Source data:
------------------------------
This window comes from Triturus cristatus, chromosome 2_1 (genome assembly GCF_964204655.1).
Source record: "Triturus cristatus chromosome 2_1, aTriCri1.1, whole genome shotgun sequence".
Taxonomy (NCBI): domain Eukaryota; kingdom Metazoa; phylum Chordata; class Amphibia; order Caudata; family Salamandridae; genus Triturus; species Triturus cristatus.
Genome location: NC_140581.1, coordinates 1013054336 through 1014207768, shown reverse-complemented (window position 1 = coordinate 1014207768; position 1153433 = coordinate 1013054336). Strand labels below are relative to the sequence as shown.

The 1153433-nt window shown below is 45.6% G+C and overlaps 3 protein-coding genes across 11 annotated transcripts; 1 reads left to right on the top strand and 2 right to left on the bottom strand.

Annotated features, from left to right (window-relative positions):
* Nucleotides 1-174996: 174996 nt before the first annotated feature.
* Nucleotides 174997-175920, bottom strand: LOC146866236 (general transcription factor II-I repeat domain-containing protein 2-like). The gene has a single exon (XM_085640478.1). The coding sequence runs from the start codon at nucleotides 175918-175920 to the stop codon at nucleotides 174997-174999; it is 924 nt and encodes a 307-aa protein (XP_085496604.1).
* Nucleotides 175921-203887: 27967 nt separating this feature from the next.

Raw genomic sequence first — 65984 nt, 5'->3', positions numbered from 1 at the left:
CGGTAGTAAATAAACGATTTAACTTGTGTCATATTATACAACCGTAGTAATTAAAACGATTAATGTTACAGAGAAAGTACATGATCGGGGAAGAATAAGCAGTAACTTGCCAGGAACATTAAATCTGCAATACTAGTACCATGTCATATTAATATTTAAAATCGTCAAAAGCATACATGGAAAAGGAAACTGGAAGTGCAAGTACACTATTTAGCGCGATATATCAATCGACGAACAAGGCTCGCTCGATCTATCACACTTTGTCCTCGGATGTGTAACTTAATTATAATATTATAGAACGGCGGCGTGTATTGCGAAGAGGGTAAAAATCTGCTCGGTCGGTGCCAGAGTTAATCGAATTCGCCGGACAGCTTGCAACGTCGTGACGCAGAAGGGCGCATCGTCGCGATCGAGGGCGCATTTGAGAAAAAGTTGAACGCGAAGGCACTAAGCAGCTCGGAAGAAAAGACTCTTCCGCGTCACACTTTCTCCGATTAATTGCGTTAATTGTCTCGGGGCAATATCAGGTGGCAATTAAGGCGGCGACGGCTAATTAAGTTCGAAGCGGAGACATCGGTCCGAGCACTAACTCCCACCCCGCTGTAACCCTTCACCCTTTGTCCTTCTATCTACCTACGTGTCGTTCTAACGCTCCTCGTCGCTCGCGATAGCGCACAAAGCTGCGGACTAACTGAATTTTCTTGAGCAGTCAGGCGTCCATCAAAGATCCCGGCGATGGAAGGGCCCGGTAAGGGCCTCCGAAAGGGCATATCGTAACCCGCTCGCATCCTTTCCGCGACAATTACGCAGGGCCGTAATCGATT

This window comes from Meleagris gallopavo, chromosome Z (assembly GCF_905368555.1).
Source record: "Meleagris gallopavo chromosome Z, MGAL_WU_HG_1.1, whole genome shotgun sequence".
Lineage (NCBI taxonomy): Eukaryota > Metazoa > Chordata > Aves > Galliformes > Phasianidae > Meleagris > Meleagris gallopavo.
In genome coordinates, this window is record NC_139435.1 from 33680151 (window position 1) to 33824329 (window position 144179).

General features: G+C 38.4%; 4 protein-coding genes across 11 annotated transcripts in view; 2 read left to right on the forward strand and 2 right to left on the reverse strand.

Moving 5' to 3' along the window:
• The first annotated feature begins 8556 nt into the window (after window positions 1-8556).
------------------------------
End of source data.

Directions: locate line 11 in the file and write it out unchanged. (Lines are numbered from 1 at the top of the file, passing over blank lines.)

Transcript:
CGGTAGTAAATAAACGATTTAACTTGTGTCATATTATACAACCGTAGTAATTAAAACGATTAATGTTACAGAGAAAGTACATGATCGGGGAAGAATAAGCAGTAACTTGCCAGGAACATTAAATCTGCAATACTAGTACCATGTCATATTAATATTTAAAATCGTCAAAAGCATACATGGAAAAGGAAACTGGAAGTGCAAGTACACTATTTAGCGCGATATATCAATCGACGAACAAGGCTCGCTCGATCTATCACACTTTGTCCTCGGATGTGTAACTTAATTATAATATTATAGAACGGCGGCGTGTATTGCGAAGAGGGTAAAAATCTGCTCGGTCGGTGCCAGAGTTAATCGAATTCGCCGGACAGCTTGCAACGTCGTGACGCAGAAGGGCGCATCGTCGCGATCGAGGGCGCATTTGAGAAAAAGTTGAACGCGAAGGCACTAAGCAGCTCGGAAGAAAAGACTCTTCCGCGTCACACTTTCTCCGATTAATTGCGTTAATTGTCTCGGGGCAATATCAGGTGGCAATTAAGGCGGCGACGGCTAATTAAGTTCGAAGCGGAGACATCGGTCCGAGCACTAACTCCCACCCCGCTGTAACCCTTCACCCTTTGTCCTTCTATCTACCTACGTGTCGTTCTAACGCTCCTCGTCGCTCGCGATAGCGCACAAAGCTGCGGACTAACTGAATTTTCTTGAGCAGTCAGGCGTCCATCAAAGATCCCGGCGATGGAAGGGCCCGGTAAGGGCCTCCGAAAGGGCATATCGTAACCCGCTCGCATCCTTTCCGCGACAATTACGCAGGGCCGTAATCGATT